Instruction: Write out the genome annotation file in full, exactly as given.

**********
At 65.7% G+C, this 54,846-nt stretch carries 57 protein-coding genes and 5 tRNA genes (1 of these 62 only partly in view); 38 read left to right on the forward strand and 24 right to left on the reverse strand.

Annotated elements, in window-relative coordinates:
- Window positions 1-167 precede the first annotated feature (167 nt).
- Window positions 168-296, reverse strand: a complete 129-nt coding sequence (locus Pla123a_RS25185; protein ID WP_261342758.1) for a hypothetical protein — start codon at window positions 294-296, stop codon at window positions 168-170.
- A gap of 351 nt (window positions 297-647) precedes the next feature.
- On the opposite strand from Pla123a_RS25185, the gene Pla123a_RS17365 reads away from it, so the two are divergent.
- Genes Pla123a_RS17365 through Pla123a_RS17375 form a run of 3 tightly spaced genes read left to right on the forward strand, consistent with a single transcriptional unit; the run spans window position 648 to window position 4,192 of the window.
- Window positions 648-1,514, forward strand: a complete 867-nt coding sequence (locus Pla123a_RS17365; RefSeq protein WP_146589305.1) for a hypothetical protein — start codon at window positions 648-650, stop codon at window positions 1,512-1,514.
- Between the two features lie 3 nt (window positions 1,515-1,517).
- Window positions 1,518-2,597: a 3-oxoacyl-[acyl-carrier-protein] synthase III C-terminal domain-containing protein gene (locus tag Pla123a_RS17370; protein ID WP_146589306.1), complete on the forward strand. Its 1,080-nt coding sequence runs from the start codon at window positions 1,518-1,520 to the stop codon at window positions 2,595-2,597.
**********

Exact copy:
At 65.7% G+C, this 54,846-nt stretch carries 57 protein-coding genes and 5 tRNA genes (1 of these 62 only partly in view); 38 read left to right on the forward strand and 24 right to left on the reverse strand.

Annotated elements, in window-relative coordinates:
- Window positions 1-167 precede the first annotated feature (167 nt).
- Window positions 168-296, reverse strand: a complete 129-nt coding sequence (locus Pla123a_RS25185; protein ID WP_261342758.1) for a hypothetical protein — start codon at window positions 294-296, stop codon at window positions 168-170.
- A gap of 351 nt (window positions 297-647) precedes the next feature.
- On the opposite strand from Pla123a_RS25185, the gene Pla123a_RS17365 reads away from it, so the two are divergent.
- Genes Pla123a_RS17365 through Pla123a_RS17375 form a run of 3 tightly spaced genes read left to right on the forward strand, consistent with a single transcriptional unit; the run spans window position 648 to window position 4,192 of the window.
- Window positions 648-1,514, forward strand: a complete 867-nt coding sequence (locus Pla123a_RS17365; RefSeq protein WP_146589305.1) for a hypothetical protein — start codon at window positions 648-650, stop codon at window positions 1,512-1,514.
- Between the two features lie 3 nt (window positions 1,515-1,517).
- Window positions 1,518-2,597: a 3-oxoacyl-[acyl-carrier-protein] synthase III C-terminal domain-containing protein gene (locus tag Pla123a_RS17370; protein ID WP_146589306.1), complete on the forward strand. Its 1,080-nt coding sequence runs from the start codon at window positions 1,518-1,520 to the stop codon at window positions 2,595-2,597.